Resultados

La mediana de edad de las pacientes reclutadas fue de 30,0 (24,0-37,0) años, con una duración media de la enfermedad de 3,0 años (1,0-9,0). La evaluación del índice de masa corporal (IMC) reveló que más de las tres cuartas partes de las pacientes con LES tenían sobrepeso y eran obesas. La FFQ semicuantitativa reveló una disminución del consumo de frutas frescas, verduras, leche y otros productos lácteos, y una mayor ingesta de grasas y aceites. El índice del LES-DAI se correlacionó con un aumento del IMC (r=0,299; p=0,016), peso corporal (r=0,276; p=0,026) y duración de la enfermedad (r=0,246; p=0,049).

Conclusiones

Se reveló una ingesta inadecuada de nutrientes y el alto porcentaje de sobrepeso y obesidad entre los pacientes con LES con un consumo excesivo de lípidos y una baja ingesta de fibras. Además, la actividad de la enfermedad (LES-DAI) se correlacionó con un aumento del IMC.

Palabras clave:
Lupus eritematoso sistémico
Estado nutricional
Actividad
Cuestionarios
Full Text
Introduction

Systemic Lupus Erythematous (SLE) is a chronic connective tissue disease characterized by a multi-system inflammatory disorder with immune system imbalance.1 There is an increasing trend in SLE prevalence with time all over the world. Women were more frequently affected than men at every age2 The peak incidence of SLE falls at the relatively young age of 20–40 years.3 Gastrointestinal symptoms can be present in approximately 50% of lupus patients.4 Both inflammatory processes and gastrointestinal involvement may lead to malnutrition among lupus subjects.5 Thus, it has been suggested that the autoimmunity and the inflammation of SLE are directly related to the nutritional profile of patients and may have an impact on their overall outcome.6,7

Different factors are involved in nutritional status impairment among systemic lupus patients: anorexia, dietary restrictions, depression, and malabsorption of some nutrients, such as vitamin D, continuous use of immunosuppressive drugs, physical inactivity, and systemic inflammation therapy with corticosteroids.8 Some clinical characteristics, such as disease duration and activity and systemic and polyarticular forms, are associated with nutritional worsening.1 Moreover, these patients are at high risk of developing low bone mineral density and anemia, On the other hand, reducing levels of body fat may lead to the reduction of inflammation and associated comorbidities.9 These aspects suggest that the nutritional status and food intake of patients with SLE may interfere in the disease course.1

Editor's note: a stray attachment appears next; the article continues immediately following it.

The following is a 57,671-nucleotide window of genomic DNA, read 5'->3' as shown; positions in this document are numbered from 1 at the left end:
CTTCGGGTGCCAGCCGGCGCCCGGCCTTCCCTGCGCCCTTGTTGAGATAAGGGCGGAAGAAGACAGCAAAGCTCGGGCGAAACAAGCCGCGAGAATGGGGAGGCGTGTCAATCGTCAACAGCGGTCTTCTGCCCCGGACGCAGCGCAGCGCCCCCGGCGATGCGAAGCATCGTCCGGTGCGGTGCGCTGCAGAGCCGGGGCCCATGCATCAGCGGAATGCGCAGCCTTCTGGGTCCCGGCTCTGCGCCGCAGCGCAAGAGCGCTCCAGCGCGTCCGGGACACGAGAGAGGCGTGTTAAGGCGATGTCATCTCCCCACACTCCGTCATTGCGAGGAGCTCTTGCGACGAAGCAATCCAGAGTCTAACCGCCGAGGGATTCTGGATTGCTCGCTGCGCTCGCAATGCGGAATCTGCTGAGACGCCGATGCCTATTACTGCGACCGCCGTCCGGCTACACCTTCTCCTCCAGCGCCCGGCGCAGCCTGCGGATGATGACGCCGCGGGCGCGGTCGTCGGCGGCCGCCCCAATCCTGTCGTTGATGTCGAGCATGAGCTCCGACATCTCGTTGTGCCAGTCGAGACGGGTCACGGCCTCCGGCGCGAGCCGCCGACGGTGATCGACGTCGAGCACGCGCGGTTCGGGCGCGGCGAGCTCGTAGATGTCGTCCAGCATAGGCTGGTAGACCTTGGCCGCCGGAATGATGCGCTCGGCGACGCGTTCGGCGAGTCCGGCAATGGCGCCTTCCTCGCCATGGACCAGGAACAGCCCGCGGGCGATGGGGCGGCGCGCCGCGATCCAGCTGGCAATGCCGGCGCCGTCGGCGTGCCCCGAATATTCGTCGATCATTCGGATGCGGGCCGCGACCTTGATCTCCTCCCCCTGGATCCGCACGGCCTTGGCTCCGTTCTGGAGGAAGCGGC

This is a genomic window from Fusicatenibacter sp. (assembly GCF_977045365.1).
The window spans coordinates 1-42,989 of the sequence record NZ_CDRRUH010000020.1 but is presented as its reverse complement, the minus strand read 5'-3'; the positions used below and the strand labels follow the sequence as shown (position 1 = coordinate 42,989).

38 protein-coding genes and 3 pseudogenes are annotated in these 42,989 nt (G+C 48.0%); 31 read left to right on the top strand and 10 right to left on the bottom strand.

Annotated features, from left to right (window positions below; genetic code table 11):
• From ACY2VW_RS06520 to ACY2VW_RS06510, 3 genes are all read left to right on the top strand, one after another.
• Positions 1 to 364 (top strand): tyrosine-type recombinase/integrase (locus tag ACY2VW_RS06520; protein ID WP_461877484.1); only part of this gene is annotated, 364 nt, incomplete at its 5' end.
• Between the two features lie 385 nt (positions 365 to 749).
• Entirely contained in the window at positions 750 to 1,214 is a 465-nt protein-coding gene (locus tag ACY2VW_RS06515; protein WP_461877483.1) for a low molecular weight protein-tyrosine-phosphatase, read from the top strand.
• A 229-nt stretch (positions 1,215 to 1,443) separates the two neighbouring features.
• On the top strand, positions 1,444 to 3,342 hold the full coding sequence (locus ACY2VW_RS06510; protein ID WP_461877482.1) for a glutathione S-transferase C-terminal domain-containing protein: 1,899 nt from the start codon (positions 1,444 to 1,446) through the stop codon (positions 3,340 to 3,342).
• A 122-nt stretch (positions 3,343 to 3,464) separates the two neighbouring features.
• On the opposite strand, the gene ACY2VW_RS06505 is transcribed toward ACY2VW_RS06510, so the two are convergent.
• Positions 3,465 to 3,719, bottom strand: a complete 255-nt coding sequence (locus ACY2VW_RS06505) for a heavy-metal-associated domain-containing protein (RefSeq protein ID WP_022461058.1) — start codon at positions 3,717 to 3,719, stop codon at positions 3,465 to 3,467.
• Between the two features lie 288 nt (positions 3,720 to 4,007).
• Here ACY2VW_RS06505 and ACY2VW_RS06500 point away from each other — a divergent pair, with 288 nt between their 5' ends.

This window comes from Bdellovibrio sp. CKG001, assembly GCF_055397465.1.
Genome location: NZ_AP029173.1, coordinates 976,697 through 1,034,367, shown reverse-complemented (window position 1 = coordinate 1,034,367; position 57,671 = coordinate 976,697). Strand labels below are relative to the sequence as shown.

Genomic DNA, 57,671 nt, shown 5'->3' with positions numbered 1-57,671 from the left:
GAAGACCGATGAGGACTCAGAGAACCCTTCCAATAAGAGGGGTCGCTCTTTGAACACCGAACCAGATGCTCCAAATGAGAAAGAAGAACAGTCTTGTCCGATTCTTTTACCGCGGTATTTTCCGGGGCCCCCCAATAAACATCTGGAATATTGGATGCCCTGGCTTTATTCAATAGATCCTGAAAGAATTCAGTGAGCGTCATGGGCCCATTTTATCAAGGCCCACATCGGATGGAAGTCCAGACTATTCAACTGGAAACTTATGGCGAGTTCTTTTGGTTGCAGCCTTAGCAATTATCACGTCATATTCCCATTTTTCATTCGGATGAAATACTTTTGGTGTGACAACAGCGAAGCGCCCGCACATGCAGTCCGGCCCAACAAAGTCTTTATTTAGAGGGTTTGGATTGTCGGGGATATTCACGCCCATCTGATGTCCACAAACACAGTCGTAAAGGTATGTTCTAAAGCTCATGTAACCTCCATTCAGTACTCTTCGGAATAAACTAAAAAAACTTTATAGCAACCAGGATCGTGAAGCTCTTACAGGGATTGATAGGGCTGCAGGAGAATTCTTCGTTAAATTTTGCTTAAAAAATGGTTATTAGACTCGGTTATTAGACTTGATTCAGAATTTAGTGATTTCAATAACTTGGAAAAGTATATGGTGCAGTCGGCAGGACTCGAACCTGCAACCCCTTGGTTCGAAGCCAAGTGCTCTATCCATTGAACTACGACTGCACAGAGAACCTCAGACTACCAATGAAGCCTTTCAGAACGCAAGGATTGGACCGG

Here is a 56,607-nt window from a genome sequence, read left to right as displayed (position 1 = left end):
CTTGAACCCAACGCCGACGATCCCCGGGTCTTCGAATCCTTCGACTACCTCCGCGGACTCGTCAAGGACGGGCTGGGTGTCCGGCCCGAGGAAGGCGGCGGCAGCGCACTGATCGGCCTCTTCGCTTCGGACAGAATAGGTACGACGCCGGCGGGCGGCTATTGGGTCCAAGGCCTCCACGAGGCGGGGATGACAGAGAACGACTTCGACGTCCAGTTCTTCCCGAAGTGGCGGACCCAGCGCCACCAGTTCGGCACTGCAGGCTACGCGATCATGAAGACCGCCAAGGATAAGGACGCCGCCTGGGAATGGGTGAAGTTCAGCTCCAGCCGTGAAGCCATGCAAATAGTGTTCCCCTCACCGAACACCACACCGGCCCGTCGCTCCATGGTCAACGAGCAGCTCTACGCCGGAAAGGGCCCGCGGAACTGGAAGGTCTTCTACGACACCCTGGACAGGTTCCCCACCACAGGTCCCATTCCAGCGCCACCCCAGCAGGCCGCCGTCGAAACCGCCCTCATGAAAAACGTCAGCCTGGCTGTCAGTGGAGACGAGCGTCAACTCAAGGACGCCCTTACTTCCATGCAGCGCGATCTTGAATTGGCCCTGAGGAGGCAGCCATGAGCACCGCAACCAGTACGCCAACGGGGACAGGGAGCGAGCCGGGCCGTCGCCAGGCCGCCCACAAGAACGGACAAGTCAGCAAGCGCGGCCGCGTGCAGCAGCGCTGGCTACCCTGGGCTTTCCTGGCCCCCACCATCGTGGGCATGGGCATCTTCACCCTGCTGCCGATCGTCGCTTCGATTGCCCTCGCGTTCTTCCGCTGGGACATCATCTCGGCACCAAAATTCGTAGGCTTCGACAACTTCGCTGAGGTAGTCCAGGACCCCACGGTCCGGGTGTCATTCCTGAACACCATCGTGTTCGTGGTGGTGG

The inflammatory and autoimmunity processes of lupus are related to the metabolism of lipoproteins and release of different nutritional regulatory adipokines that enhance the inflammation through the tumor necrosis factor-α (TNF-α) and the anti-lipoprotein antibodies.10,11

Previous studies assessing the nutritional status among SLE patients revealed that SLE patients have inadequate nutritional status with excessive intake of lipids and proteins and low intakes of micronutrients and that overweight was the primary nutritional disorder seen among them.12

In Egypt, there is a gap in the literature about the nutritional status of the Egyptian SLE patients and the relation between nutritional status and disease activity. Although a few studies have been conducted, they have tended to focus on the estimate of the prevalence of specific micronutrient deficiency such as vitamin D deficiency in SLE patients and its relation to the disease.13 Accordingly, this descriptive cross-sectional study was conducted to determine the nutritional status and disease activity of a group of systemic lupus patients and their relation with different demographic, and laboratory factors.

Materials and methodsStudy setting and design

The current study is a descriptive cross-sectional study in which systemic lupus patients aged>18 years attending the Rheumatology outpatient clinic, Internal Medicine department at Cairo University Hospital during the study period (October 2017–December 2017) were recruited to assess the nutritional status and disease activity among them.

Sample size and sampling technique